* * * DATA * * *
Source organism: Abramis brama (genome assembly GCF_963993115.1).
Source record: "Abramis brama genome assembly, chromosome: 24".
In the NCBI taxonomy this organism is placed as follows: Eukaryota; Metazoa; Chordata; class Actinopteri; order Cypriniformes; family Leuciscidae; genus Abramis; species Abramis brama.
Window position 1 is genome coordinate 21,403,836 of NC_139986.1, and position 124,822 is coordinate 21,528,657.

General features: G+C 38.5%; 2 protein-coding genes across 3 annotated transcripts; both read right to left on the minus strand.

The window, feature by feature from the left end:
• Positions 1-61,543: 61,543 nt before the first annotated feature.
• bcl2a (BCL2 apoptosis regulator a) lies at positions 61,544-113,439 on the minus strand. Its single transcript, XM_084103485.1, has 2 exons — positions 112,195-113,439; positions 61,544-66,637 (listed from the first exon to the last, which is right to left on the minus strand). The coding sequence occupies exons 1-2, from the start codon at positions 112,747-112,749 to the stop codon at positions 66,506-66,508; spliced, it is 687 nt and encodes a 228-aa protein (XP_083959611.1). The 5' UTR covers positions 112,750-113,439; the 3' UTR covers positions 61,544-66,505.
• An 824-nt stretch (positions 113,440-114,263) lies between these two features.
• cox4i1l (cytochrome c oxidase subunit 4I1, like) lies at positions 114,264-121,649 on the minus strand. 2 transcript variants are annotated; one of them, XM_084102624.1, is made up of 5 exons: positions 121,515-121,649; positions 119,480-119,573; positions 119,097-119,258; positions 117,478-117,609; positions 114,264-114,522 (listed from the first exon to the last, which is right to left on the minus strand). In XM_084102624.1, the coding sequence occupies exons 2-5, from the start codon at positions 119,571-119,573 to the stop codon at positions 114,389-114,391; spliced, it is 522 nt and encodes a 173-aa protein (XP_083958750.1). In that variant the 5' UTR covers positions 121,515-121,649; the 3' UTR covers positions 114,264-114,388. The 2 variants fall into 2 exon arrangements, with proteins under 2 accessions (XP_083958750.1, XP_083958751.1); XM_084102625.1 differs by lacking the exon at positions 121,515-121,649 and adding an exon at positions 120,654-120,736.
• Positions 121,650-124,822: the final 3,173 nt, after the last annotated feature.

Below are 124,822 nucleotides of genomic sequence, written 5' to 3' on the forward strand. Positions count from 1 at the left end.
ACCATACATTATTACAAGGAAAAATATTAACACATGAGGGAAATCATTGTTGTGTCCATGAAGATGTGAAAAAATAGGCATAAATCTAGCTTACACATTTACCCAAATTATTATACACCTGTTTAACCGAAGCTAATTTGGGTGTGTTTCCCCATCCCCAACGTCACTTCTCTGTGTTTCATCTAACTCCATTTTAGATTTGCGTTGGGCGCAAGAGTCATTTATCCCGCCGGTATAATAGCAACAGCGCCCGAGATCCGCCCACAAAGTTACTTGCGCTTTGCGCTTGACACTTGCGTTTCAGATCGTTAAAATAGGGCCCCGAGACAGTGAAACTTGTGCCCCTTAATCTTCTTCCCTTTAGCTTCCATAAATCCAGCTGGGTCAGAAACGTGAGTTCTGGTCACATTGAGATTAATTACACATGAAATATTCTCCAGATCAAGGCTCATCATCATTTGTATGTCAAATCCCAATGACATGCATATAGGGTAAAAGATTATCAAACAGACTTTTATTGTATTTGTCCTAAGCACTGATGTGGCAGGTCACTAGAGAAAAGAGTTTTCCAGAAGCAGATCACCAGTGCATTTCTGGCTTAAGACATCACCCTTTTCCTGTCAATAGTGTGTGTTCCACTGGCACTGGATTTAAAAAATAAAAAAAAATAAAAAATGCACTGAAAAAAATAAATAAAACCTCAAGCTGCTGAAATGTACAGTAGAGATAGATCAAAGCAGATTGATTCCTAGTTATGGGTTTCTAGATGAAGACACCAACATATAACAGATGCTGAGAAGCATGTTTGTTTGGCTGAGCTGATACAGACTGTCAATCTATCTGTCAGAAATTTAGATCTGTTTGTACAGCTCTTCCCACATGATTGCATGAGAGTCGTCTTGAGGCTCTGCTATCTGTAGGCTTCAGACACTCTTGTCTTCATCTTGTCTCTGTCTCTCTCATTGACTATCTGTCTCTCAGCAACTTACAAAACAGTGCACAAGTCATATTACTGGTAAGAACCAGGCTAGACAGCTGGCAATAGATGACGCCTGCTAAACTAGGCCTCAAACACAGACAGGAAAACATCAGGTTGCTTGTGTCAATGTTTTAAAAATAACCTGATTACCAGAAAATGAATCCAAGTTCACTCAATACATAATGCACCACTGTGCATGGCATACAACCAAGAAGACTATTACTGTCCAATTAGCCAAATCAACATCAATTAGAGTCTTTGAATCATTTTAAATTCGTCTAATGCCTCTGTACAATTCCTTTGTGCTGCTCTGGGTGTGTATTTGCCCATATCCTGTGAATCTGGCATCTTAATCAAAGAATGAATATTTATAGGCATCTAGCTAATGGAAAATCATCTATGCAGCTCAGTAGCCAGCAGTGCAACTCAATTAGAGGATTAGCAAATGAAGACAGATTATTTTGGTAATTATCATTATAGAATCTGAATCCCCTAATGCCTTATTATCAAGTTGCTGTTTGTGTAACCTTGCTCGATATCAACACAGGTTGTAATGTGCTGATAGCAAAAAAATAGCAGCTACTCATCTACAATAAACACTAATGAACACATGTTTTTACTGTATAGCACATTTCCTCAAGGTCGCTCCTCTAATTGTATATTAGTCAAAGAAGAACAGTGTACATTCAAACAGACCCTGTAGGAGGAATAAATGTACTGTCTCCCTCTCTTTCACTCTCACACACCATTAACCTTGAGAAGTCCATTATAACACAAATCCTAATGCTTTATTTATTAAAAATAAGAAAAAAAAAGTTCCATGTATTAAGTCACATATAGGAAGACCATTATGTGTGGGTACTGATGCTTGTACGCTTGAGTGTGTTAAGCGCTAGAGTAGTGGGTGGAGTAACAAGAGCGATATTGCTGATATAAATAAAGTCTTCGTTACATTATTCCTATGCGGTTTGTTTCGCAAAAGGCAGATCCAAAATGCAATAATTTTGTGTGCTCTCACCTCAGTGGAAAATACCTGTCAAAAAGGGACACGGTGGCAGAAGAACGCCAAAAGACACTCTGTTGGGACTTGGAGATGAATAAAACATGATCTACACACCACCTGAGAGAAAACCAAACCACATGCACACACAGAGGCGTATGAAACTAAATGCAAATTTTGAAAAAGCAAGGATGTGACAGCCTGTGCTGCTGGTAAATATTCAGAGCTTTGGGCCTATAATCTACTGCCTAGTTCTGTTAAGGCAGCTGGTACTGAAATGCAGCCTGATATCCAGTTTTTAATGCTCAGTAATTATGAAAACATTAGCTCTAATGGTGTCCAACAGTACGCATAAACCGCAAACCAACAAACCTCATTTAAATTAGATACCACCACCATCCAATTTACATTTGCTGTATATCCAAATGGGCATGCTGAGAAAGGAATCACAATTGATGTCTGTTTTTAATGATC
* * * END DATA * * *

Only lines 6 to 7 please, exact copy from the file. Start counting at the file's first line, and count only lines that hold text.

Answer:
The window, feature by feature from the left end:
• Positions 1-61,543: 61,543 nt before the first annotated feature.